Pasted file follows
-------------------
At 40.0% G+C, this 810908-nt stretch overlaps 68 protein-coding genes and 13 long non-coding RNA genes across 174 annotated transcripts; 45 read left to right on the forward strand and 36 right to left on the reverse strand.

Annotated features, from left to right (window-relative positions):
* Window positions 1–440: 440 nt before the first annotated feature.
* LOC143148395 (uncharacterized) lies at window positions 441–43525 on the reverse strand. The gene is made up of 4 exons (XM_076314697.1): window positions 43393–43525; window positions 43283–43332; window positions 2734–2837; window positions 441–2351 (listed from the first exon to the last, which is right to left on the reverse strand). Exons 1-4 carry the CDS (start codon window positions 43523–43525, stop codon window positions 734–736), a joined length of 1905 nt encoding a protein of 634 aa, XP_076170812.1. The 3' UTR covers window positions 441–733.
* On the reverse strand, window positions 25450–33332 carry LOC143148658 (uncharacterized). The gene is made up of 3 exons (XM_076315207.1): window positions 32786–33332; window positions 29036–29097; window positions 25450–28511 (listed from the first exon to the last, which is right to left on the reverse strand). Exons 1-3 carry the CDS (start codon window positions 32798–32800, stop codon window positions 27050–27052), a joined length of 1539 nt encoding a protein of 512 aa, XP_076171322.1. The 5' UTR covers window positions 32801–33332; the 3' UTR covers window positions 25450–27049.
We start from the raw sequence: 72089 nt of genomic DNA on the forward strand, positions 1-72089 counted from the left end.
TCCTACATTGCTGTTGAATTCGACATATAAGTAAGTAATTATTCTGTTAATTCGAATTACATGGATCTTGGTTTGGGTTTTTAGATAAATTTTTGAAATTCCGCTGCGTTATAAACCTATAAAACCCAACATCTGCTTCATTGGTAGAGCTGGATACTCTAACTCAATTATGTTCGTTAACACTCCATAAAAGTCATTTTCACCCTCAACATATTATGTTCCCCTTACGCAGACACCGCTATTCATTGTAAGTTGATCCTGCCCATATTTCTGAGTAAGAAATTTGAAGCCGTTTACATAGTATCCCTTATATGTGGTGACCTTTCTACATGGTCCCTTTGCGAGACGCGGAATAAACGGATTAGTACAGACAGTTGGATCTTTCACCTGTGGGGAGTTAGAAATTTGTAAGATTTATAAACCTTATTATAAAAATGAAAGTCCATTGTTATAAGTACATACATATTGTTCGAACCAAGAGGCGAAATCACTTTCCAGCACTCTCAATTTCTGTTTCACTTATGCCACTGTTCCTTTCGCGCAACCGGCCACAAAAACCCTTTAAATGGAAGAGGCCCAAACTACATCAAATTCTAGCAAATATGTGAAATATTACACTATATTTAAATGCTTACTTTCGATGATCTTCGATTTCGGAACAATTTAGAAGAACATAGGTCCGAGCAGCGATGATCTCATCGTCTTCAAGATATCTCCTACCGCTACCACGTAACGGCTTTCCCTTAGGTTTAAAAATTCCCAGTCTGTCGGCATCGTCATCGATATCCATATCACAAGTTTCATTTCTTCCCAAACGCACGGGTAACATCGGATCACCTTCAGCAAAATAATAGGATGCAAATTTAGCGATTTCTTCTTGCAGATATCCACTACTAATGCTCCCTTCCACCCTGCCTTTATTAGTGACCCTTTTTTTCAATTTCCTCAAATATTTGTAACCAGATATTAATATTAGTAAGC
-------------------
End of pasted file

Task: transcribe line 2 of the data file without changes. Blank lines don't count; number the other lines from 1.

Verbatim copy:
Annotated features, from left to right (window-relative positions):